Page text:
Tuesday, October 22, 2013

Work Is a Means of Rising From Poverty, Not an Entitlement to Rise Above Poverty

New Jersey has an election coming up in November, and one of the initiatives that voters will decide is whether to amend the state constitution to raise the state's minimum wage and lock in future increases tied to the cost of living. A NJ Star-Ledger letter urged passage of this amendment. In No worker should be in povertyMichael Elchoness wrote:

Not everyone who works deserves to be a millionaire, but no one who works deserves to be stuck in poverty.Time to right a wrong and increase the minimum wage.

I left these comments:

Poverty is the natural state of man. Nothing man needs comes ready-made in nature. That individuals must work to live and thrive is natures ultimatum. But what any person produces is determined by his individual productiveness. The more productive a person is, the more he rises above poverty—the more he earns. The less productive, the less he rises. No one is entitled to more than he produces. Minimum wage laws force some people (employers) to pay others (his workers) more than they are worth to the employer, and so are fundamentally unjust. 

If a worker thinks he is worth more, he can seek other employment. If he wants to earn more, he can take steps to improve his productiveness. But no one has a right to escape poverty by the simple act of working. 

It is not true that "no one who works deserves to be stuck in poverty." People deserve to live in accordance with their productiveness, whether that means being a millionaire or living in poverty. Any means of lifting someone out of his natural state of poverty that involves physical coercion against more productive people is anti-life and thus immoral.

(Of course, minimum wage laws don't really raise the wages of less productive people. Nature—i.e., the laws of economics—won't allow it. Such laws simply throw the less productive out of work, preventing them from gaining the self-discipline, self-esteem, experience, knowledge, and skills that lead to better paying jobs.  Minimum wage laws in fact keep people "stuck in poverty," as attested to by the high rates of unemployment among the young, especially in the inner-cities.)

Related Reading:

Morality and the Minimum Wage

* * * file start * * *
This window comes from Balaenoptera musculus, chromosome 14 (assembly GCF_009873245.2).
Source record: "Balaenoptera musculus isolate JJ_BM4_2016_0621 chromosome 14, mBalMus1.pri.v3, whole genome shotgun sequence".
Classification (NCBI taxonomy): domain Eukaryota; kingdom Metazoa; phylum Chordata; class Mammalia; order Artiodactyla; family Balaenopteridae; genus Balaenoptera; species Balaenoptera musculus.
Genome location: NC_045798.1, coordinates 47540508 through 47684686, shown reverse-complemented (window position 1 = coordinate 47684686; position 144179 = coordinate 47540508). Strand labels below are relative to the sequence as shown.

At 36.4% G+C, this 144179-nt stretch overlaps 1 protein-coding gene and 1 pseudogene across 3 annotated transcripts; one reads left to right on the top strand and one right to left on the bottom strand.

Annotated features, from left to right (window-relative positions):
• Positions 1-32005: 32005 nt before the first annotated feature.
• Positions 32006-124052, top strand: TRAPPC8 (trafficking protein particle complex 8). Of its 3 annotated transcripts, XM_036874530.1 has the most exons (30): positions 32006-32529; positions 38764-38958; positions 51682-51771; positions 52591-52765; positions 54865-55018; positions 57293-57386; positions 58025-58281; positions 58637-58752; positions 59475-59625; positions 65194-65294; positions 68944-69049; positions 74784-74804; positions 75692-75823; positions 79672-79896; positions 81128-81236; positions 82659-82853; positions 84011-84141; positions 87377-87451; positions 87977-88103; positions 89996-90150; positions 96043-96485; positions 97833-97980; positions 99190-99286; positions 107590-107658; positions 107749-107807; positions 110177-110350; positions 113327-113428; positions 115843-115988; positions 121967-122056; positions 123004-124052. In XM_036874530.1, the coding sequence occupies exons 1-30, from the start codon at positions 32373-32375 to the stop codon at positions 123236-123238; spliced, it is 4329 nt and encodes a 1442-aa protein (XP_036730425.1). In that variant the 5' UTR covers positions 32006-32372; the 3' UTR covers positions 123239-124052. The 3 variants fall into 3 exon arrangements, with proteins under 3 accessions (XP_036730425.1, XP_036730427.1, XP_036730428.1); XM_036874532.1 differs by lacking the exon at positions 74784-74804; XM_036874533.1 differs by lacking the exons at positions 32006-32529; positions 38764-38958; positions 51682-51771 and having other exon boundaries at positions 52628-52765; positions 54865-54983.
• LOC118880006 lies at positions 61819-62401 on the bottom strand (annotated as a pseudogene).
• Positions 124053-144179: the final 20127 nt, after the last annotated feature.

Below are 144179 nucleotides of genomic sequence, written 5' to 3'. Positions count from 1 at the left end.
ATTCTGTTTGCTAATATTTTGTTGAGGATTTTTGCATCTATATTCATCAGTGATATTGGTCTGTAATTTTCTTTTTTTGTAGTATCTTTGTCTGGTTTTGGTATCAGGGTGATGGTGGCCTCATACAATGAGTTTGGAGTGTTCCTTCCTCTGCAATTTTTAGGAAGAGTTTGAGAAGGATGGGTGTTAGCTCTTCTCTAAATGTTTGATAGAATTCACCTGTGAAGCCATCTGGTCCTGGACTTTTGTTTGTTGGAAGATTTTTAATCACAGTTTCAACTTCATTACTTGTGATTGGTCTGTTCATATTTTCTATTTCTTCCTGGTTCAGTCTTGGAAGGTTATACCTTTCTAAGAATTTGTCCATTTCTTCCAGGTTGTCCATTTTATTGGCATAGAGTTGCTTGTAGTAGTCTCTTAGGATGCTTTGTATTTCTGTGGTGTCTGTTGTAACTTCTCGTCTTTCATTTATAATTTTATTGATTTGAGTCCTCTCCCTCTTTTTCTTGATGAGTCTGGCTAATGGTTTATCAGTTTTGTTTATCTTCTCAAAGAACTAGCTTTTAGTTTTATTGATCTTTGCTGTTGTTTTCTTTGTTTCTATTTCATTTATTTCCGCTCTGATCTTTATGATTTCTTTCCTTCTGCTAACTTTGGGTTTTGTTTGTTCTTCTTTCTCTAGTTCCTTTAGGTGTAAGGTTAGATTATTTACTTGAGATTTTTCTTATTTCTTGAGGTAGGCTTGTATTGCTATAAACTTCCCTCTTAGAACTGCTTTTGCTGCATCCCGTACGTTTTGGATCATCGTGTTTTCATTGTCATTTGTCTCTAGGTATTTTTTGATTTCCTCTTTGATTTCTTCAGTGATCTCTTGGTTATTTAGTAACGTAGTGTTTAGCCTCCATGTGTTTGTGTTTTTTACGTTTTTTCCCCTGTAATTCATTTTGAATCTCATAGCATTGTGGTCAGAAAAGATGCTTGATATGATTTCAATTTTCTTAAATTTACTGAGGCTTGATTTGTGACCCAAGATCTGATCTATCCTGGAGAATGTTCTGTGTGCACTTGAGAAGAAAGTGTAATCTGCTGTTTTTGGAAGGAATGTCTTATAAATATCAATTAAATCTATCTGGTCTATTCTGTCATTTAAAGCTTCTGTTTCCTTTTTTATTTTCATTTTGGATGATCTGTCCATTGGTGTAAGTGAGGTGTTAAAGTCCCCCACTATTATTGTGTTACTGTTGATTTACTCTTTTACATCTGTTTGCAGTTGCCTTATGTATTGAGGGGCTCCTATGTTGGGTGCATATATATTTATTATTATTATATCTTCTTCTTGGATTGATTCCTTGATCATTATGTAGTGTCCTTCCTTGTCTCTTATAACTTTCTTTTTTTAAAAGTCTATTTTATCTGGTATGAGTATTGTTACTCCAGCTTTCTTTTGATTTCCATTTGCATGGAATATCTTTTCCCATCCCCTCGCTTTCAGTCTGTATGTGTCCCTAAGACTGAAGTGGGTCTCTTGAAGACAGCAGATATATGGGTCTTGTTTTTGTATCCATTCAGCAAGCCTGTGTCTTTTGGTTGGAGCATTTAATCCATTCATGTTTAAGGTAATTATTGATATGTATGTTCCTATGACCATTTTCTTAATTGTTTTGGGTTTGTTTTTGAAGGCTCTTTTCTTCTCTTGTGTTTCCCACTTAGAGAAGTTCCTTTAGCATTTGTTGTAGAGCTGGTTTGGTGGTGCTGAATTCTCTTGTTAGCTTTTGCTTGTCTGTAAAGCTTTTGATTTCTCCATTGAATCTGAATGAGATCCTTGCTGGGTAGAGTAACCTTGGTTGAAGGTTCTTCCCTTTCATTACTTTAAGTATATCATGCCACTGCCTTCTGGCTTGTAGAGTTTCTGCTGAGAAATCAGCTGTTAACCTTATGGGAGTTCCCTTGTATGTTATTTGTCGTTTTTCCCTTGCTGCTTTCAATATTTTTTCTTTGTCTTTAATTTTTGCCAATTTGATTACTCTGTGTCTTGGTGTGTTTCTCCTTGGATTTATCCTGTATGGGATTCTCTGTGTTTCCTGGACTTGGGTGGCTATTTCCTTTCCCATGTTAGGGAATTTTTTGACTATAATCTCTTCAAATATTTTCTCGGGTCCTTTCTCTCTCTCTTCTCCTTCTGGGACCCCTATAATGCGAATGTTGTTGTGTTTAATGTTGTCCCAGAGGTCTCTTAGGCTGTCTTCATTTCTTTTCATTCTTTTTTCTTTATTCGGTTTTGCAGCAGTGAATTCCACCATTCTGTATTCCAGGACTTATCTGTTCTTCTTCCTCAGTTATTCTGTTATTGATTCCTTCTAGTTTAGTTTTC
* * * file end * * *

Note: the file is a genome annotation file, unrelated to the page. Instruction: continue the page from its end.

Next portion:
Minimum Wage Doesn't Belong in the Consitution

Excerpt from On Regulation and Power @ Prin-Spec References, in which I was addressing another correspondent:

"Every man faces a basic choice…to work or to starve. This is not the “coercion” of a “money economy”. This is a metaphysical fact of man’s nature as a being of self-made wealth. That today’s social systems, from our own semi-free mixed economy to outright socialism, allows some to live off of the work of others does not change the fundamental choice… to work or to starve.

"Food, shelter, health care, potable water…everything man needs to survive and thrive, from space ships to nails…where do you think they come from? Are they free in nature, to drop out of thin air on the whim of anyone’s need? (These question are rhetorical, so don't take offense.)

"They must be produced by the individual process of reason, thought, and logic… which is the precondition of productive labor. Who produces material wealth? It’s not the men who choose to starve, but the men who choose to live

"But wealth production is not automatic. Certain social conditions are required to make it possible. These conditions include individual rights, the rule of objective law, and a government that protects those rights. It is only under these conditions that the men who choose to live, at all levels of ability, are free to produce and trade their work product for the products they need but that are produced by others. In short, only a free market makes production and trade possible. The commodity that facilitates production and trade is money. Anyone who condemns the free, money economy can not claim the mantle of labor champion."

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